Riley's debut is quick pitch

Balking, wild rookie goes only 2 2/3, but O's sweep Twins, 6-5

September 10, 1999|By Joe Strauss | Joe Strauss,SUN STAFF

MINNEAPOLIS -- Celebrated as the starting point in the major-league career of organizational gem Matt Riley, last night's appearance against the Minnesota Twins ended as a 6-5 win. After 2 2/3 innings, the Orioles celebrated its completion as a necessary part of a growing process.

Riley, a gem whose rough edges showed during a nervous, sometimes tedious start, secured eight outs and averted disaster. For a pitcher signed less than 16 months ago and the youngest to start a game for the Orioles since Mike Adamson in 1967, turbulence was expected.

Last night against a team that had scored in only two of its previous 33 innings against the Orioles, Riley threw too many pitches the same way he likes to wear his socks -- high and exposed.

Promoted from Double-A Bowie on Sunday, the left-handed Riley balked twice, was bothered by two stolen bases and fidgeted against a team that constantly threatened him but could not severely bruise him. The Orioles supported him with two quick scores, an assist from his catcher and a well-timed hook from manager Ray Miller.

There were both encouraging flashes and obvious hand-holding by Miller and pitching coach Bruce Kison, who wore a path to the mound with visits in each of the prodigy's three innings.

One day Riley will likely reflect on the outing as a keepsake but last night he trudged from the mound only steps ahead of Miller, clearly disappointed in a line that included four hits, four walks and two earned runs.

Riley's debut occurred against the backdrop of a three-game sweep that lifted the Orioles to 64-76 as they return to Camden Yards for a seven-game homestand. Riley's next start will likely come during a three-game series against wild-card contender Oakland.

Riley resembled what he is: a 20-year-old Billy Idol look alike whose trust in a three-pitch assortment had never been tested by Triple-A bats, much less by anyone in the American League. Riley faced 15 hitters and fed them 69 pitches, including only 31 strikes. Orioles executives' most difficult task was to separate what was a product of his nerves and what may have been the aftereffects of 178 1/3 innings split between Single-A Frederick and Double-A Bowie.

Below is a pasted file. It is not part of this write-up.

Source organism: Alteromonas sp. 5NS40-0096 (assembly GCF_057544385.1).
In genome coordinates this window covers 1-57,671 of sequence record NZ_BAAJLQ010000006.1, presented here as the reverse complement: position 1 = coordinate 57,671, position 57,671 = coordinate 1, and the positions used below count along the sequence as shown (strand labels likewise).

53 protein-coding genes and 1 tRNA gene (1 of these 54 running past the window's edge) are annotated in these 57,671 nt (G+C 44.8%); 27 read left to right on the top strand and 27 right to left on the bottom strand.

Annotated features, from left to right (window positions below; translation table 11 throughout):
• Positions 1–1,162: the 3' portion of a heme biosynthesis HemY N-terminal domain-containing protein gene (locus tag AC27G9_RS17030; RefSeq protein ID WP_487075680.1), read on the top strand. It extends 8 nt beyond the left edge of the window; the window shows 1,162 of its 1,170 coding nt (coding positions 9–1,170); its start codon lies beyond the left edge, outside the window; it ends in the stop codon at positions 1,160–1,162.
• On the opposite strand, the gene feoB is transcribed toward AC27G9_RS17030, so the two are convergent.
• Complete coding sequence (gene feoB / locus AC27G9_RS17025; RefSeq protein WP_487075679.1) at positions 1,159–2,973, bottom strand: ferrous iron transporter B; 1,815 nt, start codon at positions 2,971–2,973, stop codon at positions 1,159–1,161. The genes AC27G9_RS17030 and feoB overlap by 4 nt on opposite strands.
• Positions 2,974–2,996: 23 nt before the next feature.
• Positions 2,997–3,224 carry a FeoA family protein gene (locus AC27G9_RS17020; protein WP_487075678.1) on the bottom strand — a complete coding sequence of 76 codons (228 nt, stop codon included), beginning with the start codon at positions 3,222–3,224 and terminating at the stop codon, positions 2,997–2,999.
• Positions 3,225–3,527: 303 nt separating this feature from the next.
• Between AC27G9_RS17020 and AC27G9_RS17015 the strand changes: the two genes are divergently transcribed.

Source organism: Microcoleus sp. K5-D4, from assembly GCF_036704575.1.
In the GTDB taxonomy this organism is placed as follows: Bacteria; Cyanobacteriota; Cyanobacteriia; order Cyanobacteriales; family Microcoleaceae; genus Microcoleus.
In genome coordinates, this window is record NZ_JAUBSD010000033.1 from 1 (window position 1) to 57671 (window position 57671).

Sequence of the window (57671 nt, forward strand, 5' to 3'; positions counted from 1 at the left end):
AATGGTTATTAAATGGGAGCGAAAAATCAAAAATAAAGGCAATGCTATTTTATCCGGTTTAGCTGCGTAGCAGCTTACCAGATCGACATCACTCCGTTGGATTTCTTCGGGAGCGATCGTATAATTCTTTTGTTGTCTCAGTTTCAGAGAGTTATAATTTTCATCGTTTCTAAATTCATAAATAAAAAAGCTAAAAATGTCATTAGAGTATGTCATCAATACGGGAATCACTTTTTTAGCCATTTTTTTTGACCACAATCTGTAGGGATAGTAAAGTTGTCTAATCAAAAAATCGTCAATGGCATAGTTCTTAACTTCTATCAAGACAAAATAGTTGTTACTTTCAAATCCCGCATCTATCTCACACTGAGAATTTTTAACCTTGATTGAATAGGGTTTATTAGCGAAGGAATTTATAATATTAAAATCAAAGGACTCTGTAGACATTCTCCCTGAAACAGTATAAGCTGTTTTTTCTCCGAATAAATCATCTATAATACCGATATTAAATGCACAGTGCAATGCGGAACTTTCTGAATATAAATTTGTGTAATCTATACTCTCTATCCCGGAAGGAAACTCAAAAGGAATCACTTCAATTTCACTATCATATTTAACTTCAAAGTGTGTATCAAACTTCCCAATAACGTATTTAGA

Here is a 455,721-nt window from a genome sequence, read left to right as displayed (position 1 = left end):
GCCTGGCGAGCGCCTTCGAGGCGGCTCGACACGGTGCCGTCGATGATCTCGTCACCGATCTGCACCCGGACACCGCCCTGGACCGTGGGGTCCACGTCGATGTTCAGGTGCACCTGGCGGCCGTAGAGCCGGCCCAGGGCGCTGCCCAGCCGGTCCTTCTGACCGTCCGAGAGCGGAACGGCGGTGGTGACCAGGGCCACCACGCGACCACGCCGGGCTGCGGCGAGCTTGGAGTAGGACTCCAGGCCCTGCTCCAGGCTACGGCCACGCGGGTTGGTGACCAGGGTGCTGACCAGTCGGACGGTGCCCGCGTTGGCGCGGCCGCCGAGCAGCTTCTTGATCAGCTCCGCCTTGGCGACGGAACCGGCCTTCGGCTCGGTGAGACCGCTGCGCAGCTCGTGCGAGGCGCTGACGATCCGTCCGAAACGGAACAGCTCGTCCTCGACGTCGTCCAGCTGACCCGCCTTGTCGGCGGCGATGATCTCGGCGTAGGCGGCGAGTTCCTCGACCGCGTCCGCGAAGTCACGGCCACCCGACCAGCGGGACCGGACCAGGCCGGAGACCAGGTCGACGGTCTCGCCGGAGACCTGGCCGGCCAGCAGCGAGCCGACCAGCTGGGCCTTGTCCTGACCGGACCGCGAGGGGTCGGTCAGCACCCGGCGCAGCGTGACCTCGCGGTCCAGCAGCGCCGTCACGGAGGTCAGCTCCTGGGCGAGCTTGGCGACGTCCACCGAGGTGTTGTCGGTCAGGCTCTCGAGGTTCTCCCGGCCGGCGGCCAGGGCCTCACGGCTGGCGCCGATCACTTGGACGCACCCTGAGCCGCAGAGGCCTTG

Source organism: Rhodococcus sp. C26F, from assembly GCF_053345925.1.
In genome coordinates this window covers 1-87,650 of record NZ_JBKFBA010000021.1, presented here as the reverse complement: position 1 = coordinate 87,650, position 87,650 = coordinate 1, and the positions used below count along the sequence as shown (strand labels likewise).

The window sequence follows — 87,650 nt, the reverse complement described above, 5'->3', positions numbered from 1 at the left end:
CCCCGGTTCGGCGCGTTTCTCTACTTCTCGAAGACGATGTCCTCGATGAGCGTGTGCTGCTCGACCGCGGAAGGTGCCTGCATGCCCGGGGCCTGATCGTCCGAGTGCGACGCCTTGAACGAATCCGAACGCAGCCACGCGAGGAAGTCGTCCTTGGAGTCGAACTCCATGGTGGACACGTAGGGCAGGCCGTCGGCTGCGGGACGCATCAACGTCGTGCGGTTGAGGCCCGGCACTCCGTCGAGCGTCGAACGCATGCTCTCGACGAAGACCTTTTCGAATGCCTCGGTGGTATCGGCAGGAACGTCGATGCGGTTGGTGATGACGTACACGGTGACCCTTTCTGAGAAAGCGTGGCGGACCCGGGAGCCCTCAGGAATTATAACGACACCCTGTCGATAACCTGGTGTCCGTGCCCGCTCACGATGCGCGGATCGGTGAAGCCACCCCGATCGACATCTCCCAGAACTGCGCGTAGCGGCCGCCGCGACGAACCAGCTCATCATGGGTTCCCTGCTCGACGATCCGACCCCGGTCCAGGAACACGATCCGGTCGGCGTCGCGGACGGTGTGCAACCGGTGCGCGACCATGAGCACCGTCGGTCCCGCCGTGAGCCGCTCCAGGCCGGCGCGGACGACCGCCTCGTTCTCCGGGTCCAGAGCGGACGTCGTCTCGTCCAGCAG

Riley's first major-league pitch, a fastball to Twins second baseman Denny Hocking, was driven to left-center field where rookie center fielder Eugene Kingsale extended for the ball only to have it glance off his forearm for a triple.

On Riley's sixth pitch, he suffered his first earned run while also securing his first out as third baseman Brent Gates looped another fly ball that put Kingsale in a dive. This time the catch was made for a sacrifice fly.

Regarded as a natural talent able to reach this stage after only 42 minor-league starts, Riley's 189 strikeouts were offset by only 56 walks while he compiled an ERA of 2.61 or lower in each of the season's first three months.

However, the Orioles expected this appearance to be unlike any other. They immediately witnessed the predictable as Riley struggled for command and composure. During an 18-pitch first inning that included only seven strikes, a balk and an unsettling stolen base, Riley was visited three times by catcher Charles Johnson and once by pitching coach Bruce Kison. He survived the inning with only one run by getting Terry Steinbach to ground to Cal Ripken with a runner at third.

Riley, the second player from the Orioles' 1997 draft to reach the major leagues, would pitch from the windup against only five hitters, four of whom reached. He groped for both rhythm and feel as his defense played unevenly behind him.

This was not an easy decision for general manager Frank Wren and his lieutenants. Riley admitted upon his arrival to Camden Yards last Sunday that his unprecedented innings load had sapped some of his velocity. His changeup has only recently matured and last night appeared to evaporate as the Twins narrowed him to an 88- to 91-mph fastball and a loose curve.

The Orioles' offense, which had outscored the Twins 15-0 the previous two nights, was thoughful enough to provide Riley with a lead twice. Second baseman Jerry Hairston ripped his third home run with one out in the first inning for a 1-0 lead. Ripken began the second inning with a single -- career hit No. 2,974 -- advanced to second on a two-out walk to shortstop Jesse Garcia and scored when Kingsale slashed a base hit to center field.

Riley's second lead lasted only two hitters. Chad Allen began the Twins' second with a double into the right-center field gap, took third on a ground ball and scored on Torii Hunter's single.

Like the first inning, the second included a mound visit from Kison and a stolen base, which only further distracted Riley. At one point his repeated pickoff attempts drew the ire of a select but vocal Metrodome crowd announced at 9,903.

Miller promised a day earlier that Riley would not pitch beyond five innings. However, the manager rightly condensed his timetable when the third inning began as the previous two.

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